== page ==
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Volume 13, Issue 3: Incarnatus

Knowing is Presence

Douglas Jones

presence is a term of phobia for the modern/postmodern mind. It conjures up nightmares of tyranny, injustice, violence, and Mel Gibson. To them, those who claim to control the abyss of presence wield it to punish those on the margins. Presence is reality—anything stable which denies that it is constructed by human touch: the external world, God, the self, causality, meaning, truth, beauty, and goodness. Early moderns feared direct contact with the presence of the external world and God, and so they hid behind a distorting veil of sense perception. Later moderns tunneled away even deeper from presence by making language a black kaleidoscope of falsifying forces. Honest Nietzsche tried to turn fear of presence into a virtue, declaring that we need "illusions strenuously and zestfully entertained" in order to "celebrate redemption in illusion."1

The surface justifications moderns give us for denying presence are quite revealing. They always involve some disguised resentment against the body. From Descartes to Derrida we find that it is the nasty body—our senses, our language faculties—that distort the world. "It's the body not the woman You gave us." Some of these anti-presence arguments create problems for themselves by assuming we have little people sitting behind our eyes. Others just fail to discern carefully enough the alleged discrepancy in question ("stare a little longer and you'll see it is a mailbox not a barn"). But whether the arguments invoke bent oars, color relativity, illusions, hallucinations, time lapses, or microscopes, they always share one nullifying assumption: the reality of error. They always have to assume some direct access to reality because they most certainly know that the distorting veil differs from it. Error assumes presence. If they were truly trapped in sensation or language, they couldn't speak about how our perception falsifies the world because they could only be in touch with the veil not the world. Error proves that presence is easily at hand.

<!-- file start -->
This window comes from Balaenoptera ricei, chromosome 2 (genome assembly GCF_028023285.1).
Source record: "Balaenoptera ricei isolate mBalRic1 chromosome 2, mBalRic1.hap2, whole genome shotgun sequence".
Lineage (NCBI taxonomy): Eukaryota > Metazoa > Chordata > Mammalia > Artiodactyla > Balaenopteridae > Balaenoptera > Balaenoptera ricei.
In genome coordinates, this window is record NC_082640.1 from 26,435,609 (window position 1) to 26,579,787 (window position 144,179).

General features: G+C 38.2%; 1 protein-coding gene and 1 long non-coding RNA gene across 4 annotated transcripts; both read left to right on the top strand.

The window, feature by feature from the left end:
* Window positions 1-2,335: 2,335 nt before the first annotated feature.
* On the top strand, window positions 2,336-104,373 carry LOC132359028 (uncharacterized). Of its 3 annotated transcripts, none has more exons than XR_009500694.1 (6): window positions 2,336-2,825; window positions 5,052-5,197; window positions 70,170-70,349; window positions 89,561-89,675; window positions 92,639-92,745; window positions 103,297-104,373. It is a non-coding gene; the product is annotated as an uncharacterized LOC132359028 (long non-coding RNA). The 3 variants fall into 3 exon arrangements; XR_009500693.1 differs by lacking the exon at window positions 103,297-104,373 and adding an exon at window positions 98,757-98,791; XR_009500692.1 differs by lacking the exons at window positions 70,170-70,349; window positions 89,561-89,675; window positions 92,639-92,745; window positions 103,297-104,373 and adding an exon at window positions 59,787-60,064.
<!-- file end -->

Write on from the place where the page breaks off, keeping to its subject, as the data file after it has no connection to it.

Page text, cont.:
To the Christian, however, it is modernity/postmodernity itself that connotes the guillotine and the humorless scowl. Presence isn't too hard or "far off"; it "is very near you, in your mouth and in your heart, that you may do it" (Deut. 30:14). God is "clearly seen" (Rom. 1:20) so that they are without an excusing veil to hide Him.
To us, presence is not a bogey; presence is light and play. In Scripture, presence is the cause and goal of peace, joy, and laughter. It is truly terrible and lovely, dissonant and consonant.
Adam and Eve lived in the presence of God, but in their rebellion, they "hid themselves from the presence of the Lord God" (Gen. 3:8). God spoke to Moses "face to face, as a man speaks to his friend" (Exod. 33:11), and even promised the faithful, "My Presence will go with you, and I will give you rest" (Exod. 33:14), and in fact, He did bring them "out of Egypt with His Presence" (Deut. 4:37). David declares, "In Your presence is fullness of joy" (Ps. 16:11) and "You have made him exceedingly glad with Your presence" (Ps. 21:5). The whole covenant community can "come before His presence with thanksgiving" (Ps. 95:3). But His presence is a curse to the unfaithful: "He who tells lies shall not continue in my presence" (Ps. 101:8), and "the mountains melt like wax at the presence of the Lord, At the presence of the Lord of the whole earth" (Ps. 97:5). And David lamented, "Do not cast me away from Your presence" (Ps. 51:11), and he recognized in joy, "Where can I go from Your Spirit? Or where can I flee from Your presence? If I ascend into heaven, You are there; If I make my bed in hell, behold, You are there" (Ps. 139:7, 8).
Though God dwelt with His people via the Temple, an even greater presence was promised: "Behold, the virgin shall conceive and bear a Son, and shall call His name Immanuel" (Is. 7:14), "which is translated, `God with us'" (Mt. 1:23). Christ was present not apparent. And when Christ began His ministry, He declared they would see the "kingdom of God present with power" (Mk. 9:1). Because of Christ's saving presence, we now have "boldness to enter the holiest" presence of God, and even after the ascension He promised, "Where two or three are gathered together in My name, I am there in the midst of them" (Mt. 18:20). From beginning to end the promise of the presence of God among us progresses, growing from shadow to reality: "Behold, the tabernacle of God is with men, and He will dwell with them, and they shall be His people. God Himself will be with them and be their God" (Rev. 21:3).
Every dimension of Christian life delights in the joy and nearness of presence. Modernities cower from it at every turn. Truly, it hunts them, and those who hate presence love illusion (Prov. 8:36).
This column looks to the model of the Incarnation to sketch some connections between it and knowledge. Previous installments have argued that knowing, like the Incarnation, is primarily a kind of doing rather than thinking. This doing takes place amid the concrete particulars of the created order which reveal the invisible to us through interacting with them. Such contact with the concrete quotidian assumes we are in touch with real presences not mere illusions, just what we find in the Incarnation.

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